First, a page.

One testament to the power of contemporary framings of racism can be found in a recent interview with Walton Goggins, who plays a white supremacist on Justified, convicted of plotting to bomb a black church, later born again in prison, who then denounces his past. Asked by Terry Gross, host of Fresh Air, what it was like to play this character, Goggins replied:

Nevertheless, as Crowder, Goggins had a swastika emblazoned on his arm and made racist remarks, an experience he described in some detail:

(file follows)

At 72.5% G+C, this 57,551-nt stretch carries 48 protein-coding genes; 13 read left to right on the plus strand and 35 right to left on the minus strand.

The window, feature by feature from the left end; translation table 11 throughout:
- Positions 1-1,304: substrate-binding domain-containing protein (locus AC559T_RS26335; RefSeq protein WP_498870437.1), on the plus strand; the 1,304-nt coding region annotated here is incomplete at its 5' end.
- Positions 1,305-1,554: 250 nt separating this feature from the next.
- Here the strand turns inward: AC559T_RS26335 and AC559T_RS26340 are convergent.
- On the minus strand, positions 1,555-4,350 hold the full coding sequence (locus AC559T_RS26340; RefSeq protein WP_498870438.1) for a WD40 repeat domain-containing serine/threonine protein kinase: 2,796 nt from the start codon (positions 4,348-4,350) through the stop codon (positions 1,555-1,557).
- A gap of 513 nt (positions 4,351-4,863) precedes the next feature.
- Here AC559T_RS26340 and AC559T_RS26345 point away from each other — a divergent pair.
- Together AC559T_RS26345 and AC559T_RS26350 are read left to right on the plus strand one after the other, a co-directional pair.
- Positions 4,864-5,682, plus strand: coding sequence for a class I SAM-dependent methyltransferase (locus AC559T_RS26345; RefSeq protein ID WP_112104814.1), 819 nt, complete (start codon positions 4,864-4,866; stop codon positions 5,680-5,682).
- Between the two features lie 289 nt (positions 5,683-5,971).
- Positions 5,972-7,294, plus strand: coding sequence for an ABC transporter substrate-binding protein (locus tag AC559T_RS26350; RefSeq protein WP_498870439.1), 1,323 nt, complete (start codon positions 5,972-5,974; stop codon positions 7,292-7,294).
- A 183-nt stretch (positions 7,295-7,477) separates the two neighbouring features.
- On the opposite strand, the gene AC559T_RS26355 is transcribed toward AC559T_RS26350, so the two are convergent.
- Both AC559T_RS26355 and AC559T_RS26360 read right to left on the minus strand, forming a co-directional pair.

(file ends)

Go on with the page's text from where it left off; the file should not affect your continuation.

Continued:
Goggins’ experience is instructive on a number of levels. In this “time after race,” as Herman Grey calls it, overt racism is taboo and even play-acting it is transgressive: no one wants to be a racist. Enlightened whites, who naturally have friends who are Jewish (or Black or Latina/o), cannot reconcile such ideologies with their own identities. They pull back aghast like the tourists when confronted with illicit symbols or, like Goggins, explain away the values and practices of white power when forced to embody them-this cannot be serious; it must a ploy; it cannot be internalized. And yet, it can be fun, a provocation, a means of getting a rise from an audience. Indeed, white supremacists allow for escapes, alterations to self, and fantasies, which remain safe and ultimately reaffirm the settled and silent operations of race and power today-inequalities persist, frequently in more pernicious and problematic forms.1